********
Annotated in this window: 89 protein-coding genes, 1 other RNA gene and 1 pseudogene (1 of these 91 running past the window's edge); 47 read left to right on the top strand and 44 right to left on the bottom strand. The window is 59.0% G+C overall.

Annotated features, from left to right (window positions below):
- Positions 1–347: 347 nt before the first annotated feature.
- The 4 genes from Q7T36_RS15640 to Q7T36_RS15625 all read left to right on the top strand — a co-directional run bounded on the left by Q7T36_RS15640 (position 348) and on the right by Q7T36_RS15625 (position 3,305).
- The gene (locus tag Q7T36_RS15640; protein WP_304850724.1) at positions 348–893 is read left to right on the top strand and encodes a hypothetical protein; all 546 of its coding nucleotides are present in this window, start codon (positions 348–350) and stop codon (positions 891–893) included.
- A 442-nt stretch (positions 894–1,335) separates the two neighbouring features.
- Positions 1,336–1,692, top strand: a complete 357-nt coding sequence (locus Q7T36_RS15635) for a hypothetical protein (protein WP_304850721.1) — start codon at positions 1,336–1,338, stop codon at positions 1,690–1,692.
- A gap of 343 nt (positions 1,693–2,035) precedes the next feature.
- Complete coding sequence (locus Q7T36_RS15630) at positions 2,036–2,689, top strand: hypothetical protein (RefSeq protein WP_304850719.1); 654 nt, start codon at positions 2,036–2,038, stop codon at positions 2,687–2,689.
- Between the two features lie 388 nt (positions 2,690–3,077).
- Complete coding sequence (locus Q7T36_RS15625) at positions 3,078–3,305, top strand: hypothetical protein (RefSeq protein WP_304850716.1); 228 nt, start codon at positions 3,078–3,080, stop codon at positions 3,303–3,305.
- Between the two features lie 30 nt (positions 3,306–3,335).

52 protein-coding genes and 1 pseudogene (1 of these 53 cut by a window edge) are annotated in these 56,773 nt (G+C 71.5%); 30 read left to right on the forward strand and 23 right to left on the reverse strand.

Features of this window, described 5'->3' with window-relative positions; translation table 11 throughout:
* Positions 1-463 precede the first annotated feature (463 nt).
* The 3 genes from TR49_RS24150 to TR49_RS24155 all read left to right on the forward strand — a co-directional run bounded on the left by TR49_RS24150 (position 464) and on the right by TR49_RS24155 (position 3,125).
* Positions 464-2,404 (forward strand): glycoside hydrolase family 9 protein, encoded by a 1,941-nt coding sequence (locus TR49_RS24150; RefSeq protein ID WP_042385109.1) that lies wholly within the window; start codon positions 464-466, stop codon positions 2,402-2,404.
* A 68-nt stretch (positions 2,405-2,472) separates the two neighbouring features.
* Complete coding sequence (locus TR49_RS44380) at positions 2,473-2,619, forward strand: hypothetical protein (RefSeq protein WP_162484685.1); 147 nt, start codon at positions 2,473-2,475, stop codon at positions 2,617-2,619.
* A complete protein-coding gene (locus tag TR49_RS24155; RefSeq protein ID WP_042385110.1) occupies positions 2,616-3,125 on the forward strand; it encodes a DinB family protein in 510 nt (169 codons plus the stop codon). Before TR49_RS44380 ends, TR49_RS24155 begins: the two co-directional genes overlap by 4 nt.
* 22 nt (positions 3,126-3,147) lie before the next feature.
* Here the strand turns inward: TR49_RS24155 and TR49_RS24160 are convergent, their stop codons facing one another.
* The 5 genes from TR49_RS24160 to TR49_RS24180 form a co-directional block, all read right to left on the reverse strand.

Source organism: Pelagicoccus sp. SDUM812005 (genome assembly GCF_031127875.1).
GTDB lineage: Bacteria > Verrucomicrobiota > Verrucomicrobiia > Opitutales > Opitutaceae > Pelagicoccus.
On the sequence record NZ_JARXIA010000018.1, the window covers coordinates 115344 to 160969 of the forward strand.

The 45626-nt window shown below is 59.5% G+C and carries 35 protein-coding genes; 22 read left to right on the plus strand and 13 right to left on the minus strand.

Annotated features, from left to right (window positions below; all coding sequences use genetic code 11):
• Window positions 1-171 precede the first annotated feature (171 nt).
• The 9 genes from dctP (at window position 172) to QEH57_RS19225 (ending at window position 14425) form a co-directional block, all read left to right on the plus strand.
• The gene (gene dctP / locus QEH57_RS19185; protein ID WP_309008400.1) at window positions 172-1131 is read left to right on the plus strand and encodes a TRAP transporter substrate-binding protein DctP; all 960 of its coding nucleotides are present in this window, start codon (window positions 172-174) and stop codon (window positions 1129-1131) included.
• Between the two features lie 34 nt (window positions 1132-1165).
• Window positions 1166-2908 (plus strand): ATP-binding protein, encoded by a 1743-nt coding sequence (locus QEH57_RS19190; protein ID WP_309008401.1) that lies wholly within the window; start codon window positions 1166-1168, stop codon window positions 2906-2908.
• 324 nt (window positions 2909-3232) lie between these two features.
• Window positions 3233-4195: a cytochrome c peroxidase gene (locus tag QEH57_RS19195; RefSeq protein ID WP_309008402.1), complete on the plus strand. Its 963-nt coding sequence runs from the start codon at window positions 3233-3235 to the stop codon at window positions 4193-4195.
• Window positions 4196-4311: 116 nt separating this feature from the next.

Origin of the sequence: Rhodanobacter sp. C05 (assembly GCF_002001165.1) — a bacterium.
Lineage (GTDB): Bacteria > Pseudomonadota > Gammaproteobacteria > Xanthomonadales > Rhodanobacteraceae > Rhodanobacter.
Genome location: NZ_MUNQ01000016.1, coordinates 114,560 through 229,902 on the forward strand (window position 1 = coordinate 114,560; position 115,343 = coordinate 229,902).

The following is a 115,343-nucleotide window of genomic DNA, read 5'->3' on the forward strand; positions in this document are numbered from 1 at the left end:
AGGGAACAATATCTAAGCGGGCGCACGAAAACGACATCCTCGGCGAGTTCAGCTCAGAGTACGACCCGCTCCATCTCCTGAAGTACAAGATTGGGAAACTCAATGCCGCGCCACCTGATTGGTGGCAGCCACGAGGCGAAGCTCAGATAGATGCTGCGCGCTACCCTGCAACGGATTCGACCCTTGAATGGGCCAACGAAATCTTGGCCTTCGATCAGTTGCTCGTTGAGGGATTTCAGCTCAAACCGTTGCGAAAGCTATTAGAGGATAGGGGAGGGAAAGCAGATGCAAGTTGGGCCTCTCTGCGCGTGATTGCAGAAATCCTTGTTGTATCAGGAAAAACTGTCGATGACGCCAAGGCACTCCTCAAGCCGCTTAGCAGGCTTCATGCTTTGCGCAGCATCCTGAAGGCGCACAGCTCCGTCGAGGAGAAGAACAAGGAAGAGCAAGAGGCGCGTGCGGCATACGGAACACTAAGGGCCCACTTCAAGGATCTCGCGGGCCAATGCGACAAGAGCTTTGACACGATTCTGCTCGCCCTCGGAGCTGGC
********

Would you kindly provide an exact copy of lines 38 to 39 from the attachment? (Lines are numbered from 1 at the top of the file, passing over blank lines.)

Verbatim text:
Lineage (GTDB): Bacteria > Pseudomonadota > Gammaproteobacteria > Xanthomonadales > Rhodanobacteraceae > Rhodanobacter.
Genome location: NZ_MUNQ01000016.1, coordinates 114,560 through 229,902 on the forward strand (window position 1 = coordinate 114,560; position 115,343 = coordinate 229,902).